I l@ve RuBoard Previous Section Next Section

2.2 Why Use Built-in Types?

If you've used lower-level languages such as C or C++, you know that much of your work centers on implementing objects梬hat some folks call data structures梩o represent the components in your application's domain. You need to lay out memory structures, manage memory allocation, implement search and access routines, and so on. These chores are about as tedious (and error prone) as they sound, and usually distract from your programs' real goals.

In typical Python programs, most of this grunt work goes away. Because Python provides powerful object types as an intrinsic part of the language, there's no need to code object implementations before you start solving problems. In fact, unless you have a need for special processing that built-in types don't provide, you're almost always better off using a built-in object instead of implementing your own. Here are some reasons why:

Built-in objects make simple programs easy to write

For simple tasks, built-in types are often all you need to represent the structure of problem domains. Because we get things such as collections (lists) and search tables (dictionaries) for free, you can use them immediately. You can get a lot of work done with just Python's built-in object types alone.

Python provides objects and supports extensions

In some ways, Python borrows both from languages that rely on built-in tools (e.g., LISP), and languages that rely on the programmer to provide tool implementations or frameworks of their own (e.g., C++). Although you can implement unique object types in Python, you don't need to do so just to get started. Moreover, because Python's built-ins are standard, they're always the same; frameworks tend to differ from site to site.

Built-in objects are components of extensions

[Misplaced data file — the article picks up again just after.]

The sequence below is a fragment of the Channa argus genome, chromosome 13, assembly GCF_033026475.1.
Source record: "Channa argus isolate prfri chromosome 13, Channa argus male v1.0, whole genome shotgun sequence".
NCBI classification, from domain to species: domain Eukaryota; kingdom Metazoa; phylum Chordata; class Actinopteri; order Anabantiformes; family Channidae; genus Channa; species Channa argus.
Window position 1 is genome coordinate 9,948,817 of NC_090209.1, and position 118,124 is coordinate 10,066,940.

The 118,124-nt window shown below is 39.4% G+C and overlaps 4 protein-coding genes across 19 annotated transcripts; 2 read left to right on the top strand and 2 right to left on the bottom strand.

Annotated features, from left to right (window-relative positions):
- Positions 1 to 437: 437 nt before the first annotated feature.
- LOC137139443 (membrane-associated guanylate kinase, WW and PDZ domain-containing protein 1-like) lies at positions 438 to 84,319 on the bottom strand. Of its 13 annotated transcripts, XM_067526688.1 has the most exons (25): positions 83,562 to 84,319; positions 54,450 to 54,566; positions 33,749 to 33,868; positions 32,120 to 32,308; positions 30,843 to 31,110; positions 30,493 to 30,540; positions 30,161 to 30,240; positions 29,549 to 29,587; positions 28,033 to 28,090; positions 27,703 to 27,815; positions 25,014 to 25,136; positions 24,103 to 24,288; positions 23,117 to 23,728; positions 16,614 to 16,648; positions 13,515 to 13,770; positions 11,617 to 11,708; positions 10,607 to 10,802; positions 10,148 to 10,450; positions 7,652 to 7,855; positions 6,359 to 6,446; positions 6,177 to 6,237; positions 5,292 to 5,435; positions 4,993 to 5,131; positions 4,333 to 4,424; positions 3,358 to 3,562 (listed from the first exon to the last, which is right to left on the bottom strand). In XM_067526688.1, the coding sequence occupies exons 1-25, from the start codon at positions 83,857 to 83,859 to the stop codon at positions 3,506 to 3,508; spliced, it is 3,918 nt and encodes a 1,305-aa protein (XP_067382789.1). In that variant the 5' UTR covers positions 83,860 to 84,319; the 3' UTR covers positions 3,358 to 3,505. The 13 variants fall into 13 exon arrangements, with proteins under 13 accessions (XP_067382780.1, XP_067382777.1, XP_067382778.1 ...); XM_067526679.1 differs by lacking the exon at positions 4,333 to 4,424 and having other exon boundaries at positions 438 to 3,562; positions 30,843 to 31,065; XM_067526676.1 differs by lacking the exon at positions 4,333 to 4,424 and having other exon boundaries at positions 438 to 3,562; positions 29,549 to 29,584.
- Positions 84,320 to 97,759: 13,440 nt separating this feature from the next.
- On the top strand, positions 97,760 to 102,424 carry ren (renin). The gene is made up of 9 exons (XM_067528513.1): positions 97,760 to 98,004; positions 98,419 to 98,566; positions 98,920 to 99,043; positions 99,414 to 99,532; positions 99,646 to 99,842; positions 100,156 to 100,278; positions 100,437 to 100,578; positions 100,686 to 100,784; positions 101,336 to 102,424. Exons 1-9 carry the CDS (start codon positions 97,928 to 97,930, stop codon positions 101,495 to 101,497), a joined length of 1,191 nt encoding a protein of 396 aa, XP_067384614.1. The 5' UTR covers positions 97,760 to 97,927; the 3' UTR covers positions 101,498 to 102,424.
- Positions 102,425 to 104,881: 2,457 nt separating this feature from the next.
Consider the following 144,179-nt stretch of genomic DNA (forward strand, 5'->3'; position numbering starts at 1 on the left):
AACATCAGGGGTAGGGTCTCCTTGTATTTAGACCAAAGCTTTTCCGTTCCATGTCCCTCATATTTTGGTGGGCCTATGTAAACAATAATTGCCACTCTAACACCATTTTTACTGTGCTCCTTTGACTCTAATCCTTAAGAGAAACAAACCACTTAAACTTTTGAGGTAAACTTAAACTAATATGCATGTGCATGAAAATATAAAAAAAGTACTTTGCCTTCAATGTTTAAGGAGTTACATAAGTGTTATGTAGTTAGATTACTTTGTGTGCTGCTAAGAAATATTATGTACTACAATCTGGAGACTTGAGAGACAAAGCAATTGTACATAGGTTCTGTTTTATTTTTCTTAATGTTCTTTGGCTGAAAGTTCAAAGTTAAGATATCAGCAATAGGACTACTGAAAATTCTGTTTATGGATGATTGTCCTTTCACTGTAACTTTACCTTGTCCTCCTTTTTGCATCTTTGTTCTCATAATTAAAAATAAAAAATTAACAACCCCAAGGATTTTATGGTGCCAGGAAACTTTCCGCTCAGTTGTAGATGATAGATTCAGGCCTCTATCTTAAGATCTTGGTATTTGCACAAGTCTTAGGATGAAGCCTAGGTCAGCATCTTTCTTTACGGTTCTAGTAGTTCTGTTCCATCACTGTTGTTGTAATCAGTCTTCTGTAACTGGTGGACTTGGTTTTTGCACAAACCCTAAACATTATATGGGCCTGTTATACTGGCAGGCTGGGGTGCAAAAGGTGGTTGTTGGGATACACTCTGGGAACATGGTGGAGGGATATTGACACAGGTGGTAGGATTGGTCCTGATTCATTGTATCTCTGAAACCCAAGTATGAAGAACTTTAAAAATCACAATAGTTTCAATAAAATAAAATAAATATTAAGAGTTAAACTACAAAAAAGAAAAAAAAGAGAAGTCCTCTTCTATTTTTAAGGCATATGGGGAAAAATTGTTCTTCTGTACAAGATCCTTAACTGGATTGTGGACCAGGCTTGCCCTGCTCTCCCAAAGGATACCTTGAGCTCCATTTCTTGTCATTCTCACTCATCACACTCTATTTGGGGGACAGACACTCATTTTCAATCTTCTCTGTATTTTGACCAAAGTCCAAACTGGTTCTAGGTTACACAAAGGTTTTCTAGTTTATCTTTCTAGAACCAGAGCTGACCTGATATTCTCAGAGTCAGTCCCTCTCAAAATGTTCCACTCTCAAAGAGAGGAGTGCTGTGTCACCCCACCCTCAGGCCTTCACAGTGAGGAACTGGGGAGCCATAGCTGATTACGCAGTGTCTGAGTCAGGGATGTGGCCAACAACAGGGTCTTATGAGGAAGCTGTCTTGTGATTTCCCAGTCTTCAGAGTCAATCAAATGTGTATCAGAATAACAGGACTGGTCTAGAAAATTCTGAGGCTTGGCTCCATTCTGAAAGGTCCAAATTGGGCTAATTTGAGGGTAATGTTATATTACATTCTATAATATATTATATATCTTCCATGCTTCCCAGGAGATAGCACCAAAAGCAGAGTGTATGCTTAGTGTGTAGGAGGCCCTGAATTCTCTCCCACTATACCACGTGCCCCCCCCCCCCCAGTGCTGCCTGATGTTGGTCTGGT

For more complex tasks you still may need to provide your own objects, using Python statements and C language interfaces. But as we'll see in later chapters, objects implemented manually are often built on top of built-in types such as lists and dictionaries. For instance, a stack data structure may be implemented as a class that manages a built-in list.

Built-in objects are often more efficient than custom data structures

Python's built-in types employ already optimized data structure algorithms that are implemented in C for speed. Although you can write similar object types on your own, you'll usually be hard-pressed to get the level of performance built-in object types provide.

In other words, not only do built-in object types make programming easier, they're also more powerful and efficient than most of what can be created from scratch. Regardless of whether you implement new object types or not, built-in objects form the core of every Python program.

Table 2.1 previews the built-in object types in this chapter. Some will probably seem familiar if you've used other languages (e.g., numbers, strings, and files), but others are more general and powerful than what you may be accustomed to. For instance, you'll find that lists and dictionaries obviate most of the work you do to support collections and searching in lower-level languages.

Table?.1. Built-in Objects Preview

Object Type

Example Constants/Usage


3.1415, 1234, 999L, 3+4j


'spam', "guido's"


[1, [2, 'three'], 4]


{'food':'spam', 'taste':'yum'}


(1,'spam', 4, 'U')


text = open('eggs', 'r').read()

I l@ve RuBoard Previous Section Next Section